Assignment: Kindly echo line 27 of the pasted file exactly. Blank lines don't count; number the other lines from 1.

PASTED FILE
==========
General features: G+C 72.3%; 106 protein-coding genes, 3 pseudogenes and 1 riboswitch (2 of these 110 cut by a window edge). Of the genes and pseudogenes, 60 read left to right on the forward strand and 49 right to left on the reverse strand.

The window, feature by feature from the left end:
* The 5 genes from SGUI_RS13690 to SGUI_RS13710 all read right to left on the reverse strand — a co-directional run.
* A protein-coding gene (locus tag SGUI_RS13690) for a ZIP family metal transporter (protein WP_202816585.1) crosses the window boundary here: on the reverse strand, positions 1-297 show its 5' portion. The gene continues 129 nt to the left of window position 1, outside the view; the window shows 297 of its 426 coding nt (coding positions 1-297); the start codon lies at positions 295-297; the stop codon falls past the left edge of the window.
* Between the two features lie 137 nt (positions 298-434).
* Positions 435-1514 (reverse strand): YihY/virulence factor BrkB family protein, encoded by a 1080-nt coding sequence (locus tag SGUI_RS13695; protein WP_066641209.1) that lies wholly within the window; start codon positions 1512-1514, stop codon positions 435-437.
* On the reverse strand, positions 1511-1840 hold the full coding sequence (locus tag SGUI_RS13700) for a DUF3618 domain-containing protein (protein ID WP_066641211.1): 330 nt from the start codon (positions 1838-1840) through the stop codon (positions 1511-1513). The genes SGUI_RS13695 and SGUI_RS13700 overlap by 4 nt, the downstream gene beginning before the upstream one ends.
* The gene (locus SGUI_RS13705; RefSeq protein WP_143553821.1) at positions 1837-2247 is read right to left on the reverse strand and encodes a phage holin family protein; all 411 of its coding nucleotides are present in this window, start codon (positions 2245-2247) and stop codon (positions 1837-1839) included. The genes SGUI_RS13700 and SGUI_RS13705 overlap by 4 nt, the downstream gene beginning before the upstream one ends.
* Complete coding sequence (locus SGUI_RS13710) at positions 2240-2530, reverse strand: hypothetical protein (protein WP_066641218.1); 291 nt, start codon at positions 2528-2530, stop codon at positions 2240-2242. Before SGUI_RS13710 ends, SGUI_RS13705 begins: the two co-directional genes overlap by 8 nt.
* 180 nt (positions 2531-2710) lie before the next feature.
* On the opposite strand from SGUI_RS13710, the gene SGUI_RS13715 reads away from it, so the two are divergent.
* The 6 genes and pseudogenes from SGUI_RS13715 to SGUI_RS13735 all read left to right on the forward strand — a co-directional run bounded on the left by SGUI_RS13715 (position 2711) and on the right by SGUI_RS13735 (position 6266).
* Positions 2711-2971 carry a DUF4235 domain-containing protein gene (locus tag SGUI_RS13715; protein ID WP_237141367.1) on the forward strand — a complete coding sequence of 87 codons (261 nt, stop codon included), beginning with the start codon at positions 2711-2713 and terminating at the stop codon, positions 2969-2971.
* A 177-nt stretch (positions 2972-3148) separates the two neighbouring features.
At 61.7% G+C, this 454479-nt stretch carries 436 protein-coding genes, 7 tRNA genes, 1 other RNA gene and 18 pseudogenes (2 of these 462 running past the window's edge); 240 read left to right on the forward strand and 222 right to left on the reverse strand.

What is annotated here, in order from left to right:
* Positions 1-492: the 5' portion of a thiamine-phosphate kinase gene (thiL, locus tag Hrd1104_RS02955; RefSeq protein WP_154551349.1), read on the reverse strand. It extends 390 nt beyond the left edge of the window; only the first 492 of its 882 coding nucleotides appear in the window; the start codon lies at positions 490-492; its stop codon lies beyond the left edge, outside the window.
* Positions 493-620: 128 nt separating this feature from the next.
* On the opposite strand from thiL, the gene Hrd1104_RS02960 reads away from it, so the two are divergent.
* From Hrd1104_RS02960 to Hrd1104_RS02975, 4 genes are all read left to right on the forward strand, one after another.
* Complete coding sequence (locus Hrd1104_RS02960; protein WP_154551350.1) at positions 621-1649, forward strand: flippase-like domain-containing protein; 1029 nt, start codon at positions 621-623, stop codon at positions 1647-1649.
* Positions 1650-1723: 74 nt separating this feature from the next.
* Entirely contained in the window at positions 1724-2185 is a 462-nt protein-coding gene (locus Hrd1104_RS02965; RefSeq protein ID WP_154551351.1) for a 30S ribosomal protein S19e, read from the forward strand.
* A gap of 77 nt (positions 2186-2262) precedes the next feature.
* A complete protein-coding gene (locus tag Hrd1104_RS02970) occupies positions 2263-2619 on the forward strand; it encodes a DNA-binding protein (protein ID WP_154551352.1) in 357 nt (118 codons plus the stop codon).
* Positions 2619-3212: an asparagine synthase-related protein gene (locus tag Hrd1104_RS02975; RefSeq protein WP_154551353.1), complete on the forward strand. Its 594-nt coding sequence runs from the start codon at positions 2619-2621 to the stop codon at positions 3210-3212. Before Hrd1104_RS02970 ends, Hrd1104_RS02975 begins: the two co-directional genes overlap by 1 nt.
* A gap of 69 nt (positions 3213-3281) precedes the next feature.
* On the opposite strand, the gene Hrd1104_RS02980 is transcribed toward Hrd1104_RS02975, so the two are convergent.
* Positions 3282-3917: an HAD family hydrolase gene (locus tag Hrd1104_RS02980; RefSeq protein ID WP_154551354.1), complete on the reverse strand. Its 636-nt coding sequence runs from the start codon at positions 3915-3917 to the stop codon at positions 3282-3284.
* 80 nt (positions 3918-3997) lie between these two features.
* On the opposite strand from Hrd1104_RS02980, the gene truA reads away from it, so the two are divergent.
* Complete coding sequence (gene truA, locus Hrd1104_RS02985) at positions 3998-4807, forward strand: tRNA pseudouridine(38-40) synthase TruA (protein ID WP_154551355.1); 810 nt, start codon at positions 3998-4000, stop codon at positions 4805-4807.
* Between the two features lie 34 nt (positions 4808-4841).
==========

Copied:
* A gap of 69 nt (positions 3213-3281) precedes the next feature.